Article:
The Puffing Billy Railway is Australia's, if not the world's, finest example of a fully preserved working steam railway. And Menzies Creek Railway Station has been hauling trainloads of delighted tourists from all over the world ever since the 2 foot 6 inch narrow gauge railway reopened as a tourist railway in 1962.
|Locomotive 14A prepares to uncouple from 6A at Menzies Creek to work a return train to Belgrave. 2015.|
Back in 1962, Menzies Creek was the end terminus for the Puffing Billy trains from Belgrave, but it took just 3 more years for the tireless volunteer army of steam enthusiasts to reopen the line a further 3 km down the line to the town of Emerald.
|Menzies Creek Railway Station on the Puffing Billy Railway as photographed in July 2015.|
Situated 6 km from Belgrave, Menzies Creek Station was one of the original stations on the Gembrook line when it first opened back in 1900. It served as part of the Victorian Railways network, connecting with the 5 foot 3 inch broad gauge line at Upper Ferntree Gully until a landslide closed the narrow gauge line in 1953. Less than 10 years later however, the station was once more a hive of activity.
|Even the amenities building built for visiting bus groups adds to the heritage feel of Menzies Creek, 2015.|
Menzies Creek Station is the changeover point for day tour groups being shown the sights of Melbourne's Dandenong Ranges. Here the train is divided in two, with the front half proceeding to Lakeside and the rear half returning to Belgrave. As one throng of tourists leave the train to board the waiting road coaches, another group arrives to take their place, making Menzies Creek one busy little station.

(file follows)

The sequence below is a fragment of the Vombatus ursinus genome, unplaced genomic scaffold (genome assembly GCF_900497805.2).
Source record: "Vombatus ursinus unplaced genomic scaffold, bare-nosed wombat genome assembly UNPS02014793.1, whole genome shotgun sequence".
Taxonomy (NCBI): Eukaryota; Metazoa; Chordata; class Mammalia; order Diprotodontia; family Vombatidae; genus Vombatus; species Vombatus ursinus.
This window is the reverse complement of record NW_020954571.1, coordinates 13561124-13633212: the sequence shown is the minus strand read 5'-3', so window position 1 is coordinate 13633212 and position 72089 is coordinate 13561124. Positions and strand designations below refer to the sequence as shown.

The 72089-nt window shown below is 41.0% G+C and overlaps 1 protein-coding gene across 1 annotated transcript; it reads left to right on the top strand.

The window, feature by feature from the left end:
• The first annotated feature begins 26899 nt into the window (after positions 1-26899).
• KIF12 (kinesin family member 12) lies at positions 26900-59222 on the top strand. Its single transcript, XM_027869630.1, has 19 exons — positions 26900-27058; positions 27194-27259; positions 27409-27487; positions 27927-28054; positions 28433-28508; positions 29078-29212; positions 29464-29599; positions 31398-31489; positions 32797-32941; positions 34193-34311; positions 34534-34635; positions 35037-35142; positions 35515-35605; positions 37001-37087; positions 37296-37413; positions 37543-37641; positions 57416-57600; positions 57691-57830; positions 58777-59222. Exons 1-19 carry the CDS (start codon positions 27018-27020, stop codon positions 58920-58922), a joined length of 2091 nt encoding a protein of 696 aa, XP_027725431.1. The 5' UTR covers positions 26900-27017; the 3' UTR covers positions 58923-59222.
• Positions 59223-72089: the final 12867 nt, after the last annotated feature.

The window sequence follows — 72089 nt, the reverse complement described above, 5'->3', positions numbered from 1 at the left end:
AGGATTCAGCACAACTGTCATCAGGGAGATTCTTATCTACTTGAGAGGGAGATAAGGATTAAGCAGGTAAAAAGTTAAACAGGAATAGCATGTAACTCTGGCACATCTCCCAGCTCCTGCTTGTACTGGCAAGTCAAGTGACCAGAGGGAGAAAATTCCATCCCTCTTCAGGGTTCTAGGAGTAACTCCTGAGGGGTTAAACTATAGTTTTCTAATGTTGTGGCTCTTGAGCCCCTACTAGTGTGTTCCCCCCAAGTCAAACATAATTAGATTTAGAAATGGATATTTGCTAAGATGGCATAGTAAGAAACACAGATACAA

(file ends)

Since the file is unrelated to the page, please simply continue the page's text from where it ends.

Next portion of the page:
|Menzies Creek goods shed stands directly opposite the railway station, photo 2015.|
While the tourists queue for a photo beside one of the century old narrow gauge steam locomotives, it is worth taking the time to look out the other side of the train window. You might just be able to spot the tiny Menzies Creek goods shed nestled among the towering eucalyptus trees.
|A time-honoured walk. Puffing Billy Railway's Menzies Creek Station Master prior to departure, July 2015.|
Menzies Creek is also the location of the Puffing Billy Narrow Gauge Steam Museum. First established in 1962, it is currently undergoing a massive refurbishment before it reopens to the public. But perhaps my best memory of Menzies Creek Station will be the sight of the Station Master ringing his bell while walking the length of the train shortly before pulling away for Lakeside. The sound of that bell followed by the shrill cry of the locomotive's whistle still plays in my mind whenever I close my eyes.
Menzies Creek and the entire trip aboard Puffing Billy are covered in my book Train Tripping Around Melbourne. Over 3 days of riding trains around Melbourne, I covered 365 km of rail line while visiting places such as Gembrook, Geelong and retracing Australia's first public railway to Station Pier in Port Melbourne. Designed as a window seat guide to exploring Melbourne by train, it is available from just 99 cents and can easily be downloaded onto your tablet or smartphone to turn an ordinary train trip into an extraordinary railway adventure of your own. If you enjoyed reading this post, then you'll enjoy all the facts, figures and interesting stories I dig up in my book Train Tripping Around Melbourne.
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See also; Belgrave: Tale of two stations